• The best method is to collect poplar/willow cuttings from preferred standing trees in late winter or early spring while they are still dormant.
  • Cuttings must be collected from the tree before they break bud (leaf out). While the tree is dormant, collect the newest growth (last season’s growth) from the ends of the branches or leader of the tree.
  • Make the cuttings about 15 to 20 cm long, wrap them in a wet paper towel, place them in a sealed plastic bag and store them in the crisper of the fridge (+5°C).
  • When the ground has completely thawed out and warmed up sufficiently for the cuttings to root (12-15°C), take the cuttings from the fridge and soak them for 1 day. DO NOT STORE CUTTINGS IN WATER ANY LONGER THAN 1 DAY.
  • Plant the cuttings, buds facing up, into deep, well-worked topsoil. The top of the cutting should be flush with the soil surface and the soil around the cutting should be packed well so that there are no air pockets.
  • Water the cuttings well initially and then water when the soil dries out. Do not keep the soil completely saturated or the roots will not form (they will rot).
  • If cuttings are planted in a garden plot, they should be moved to a permanent location after one growing season. If left too long, due to their fast growth, poplar/willow will become too large to move.
  • To decrease the chances of transplanting shock, move only when the seedlings are dormant. Another method would be to plant them in individual pots and transplant the rooted cuttings to their permanent location in the fall of the same year.

Transplanting of bare root trees:

  • Transplanting of bare root trees (little or no soil around the roots) should always be done when the trees are dormant (leaves are gone). The best time is usually late September (up until the ground freezes) or in the spring after the ground thaws but before the tree breaks bud (starts to leaf out).
  • Conifers usually go dormant about a week before deciduous trees have lost their leaves in the fall.
  • Both conifers and deciduous trees stay dormant until the time they break bud in the spring.
  • When digging by hand, remember to dig deep enough and wide enough to get as many roots as possible. Make sure the roots are not exposed to air, sunlight or heat for any length of time. Keep stress to a minimum by moving the tree as quickly and carefully as possible.
  • Plant the tree in its new location at the same depth or slightly deeper (1-2″) than where it was moved from. If necessary, back-fill with compost or good top soil. No roots should be exposed.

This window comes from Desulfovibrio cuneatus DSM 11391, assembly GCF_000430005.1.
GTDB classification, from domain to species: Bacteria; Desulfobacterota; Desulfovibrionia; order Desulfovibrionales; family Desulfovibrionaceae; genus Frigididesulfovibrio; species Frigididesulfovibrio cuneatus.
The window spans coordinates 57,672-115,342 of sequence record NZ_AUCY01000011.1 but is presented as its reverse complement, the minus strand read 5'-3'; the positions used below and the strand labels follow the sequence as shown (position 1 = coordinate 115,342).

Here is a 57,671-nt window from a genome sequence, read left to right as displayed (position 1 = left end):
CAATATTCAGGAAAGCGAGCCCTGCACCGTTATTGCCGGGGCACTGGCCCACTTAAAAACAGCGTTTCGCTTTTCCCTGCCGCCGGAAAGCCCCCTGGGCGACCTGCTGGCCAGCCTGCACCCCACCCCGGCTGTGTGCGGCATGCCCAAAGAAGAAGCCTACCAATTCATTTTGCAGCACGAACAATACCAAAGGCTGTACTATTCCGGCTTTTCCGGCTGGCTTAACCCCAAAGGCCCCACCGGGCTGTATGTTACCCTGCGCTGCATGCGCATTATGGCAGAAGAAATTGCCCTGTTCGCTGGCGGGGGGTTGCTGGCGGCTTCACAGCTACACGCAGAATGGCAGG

• Pack the soil firmly and water thoroughly. Water when necessary (when the soil dries out), but do not keep the soil saturated or the roots will not develop in the water-logged soil.

Use a tree spade to move larger trees (over 5’ tall):

  • Use as large a tree spade as possible.
  • For best results move the trees when they are dormant. Since the roots are not exposed when using a tree spade, the window for transplanting is much larger.
  • The tree spade must be large enough to ensure that enough roots are collected to support the upper portion of the tree. Try to keep root damage and loss to a minimum to help the tree better able to survive and grow.
  • Generally, the maximum size of tree to move with a tree spade is about 4 to 5 metres.
  • Usually smaller trees have a better survival rate. The larger the tree, the less chance of getting enough roots to keep the tree healthy.
  • Be sure that once the large soil plug (with the tree) is in the hole that the gap between the plug and the hole is filled in with topsoil and packed so there is no air space.
  • Any tree over 2 metres should then be staked with guy wires on three sides and kept moderately tight to prevent movement while the tree forms new anchor roots (minimum of 2 years).
  • Make sure that the rope is covered with an old garden hose or another non-abrasive membrane so that there is less chance of the bark being damaged.
  • Watering should be done immediately following transplanting. Water very well when necessary but let the soil dry out slightly between waterings to facilitate good root growth.
  • Most trees will be slow to grow after transplanting due to transplant shock from root loss. Larger trees will be more affected than smaller trees.

An excellent resource on tree and shrub planting in Saskatchewan is the video created by Forest First (formerly known as the Saskatchewan Forestry Centre), which is provided for viewing below: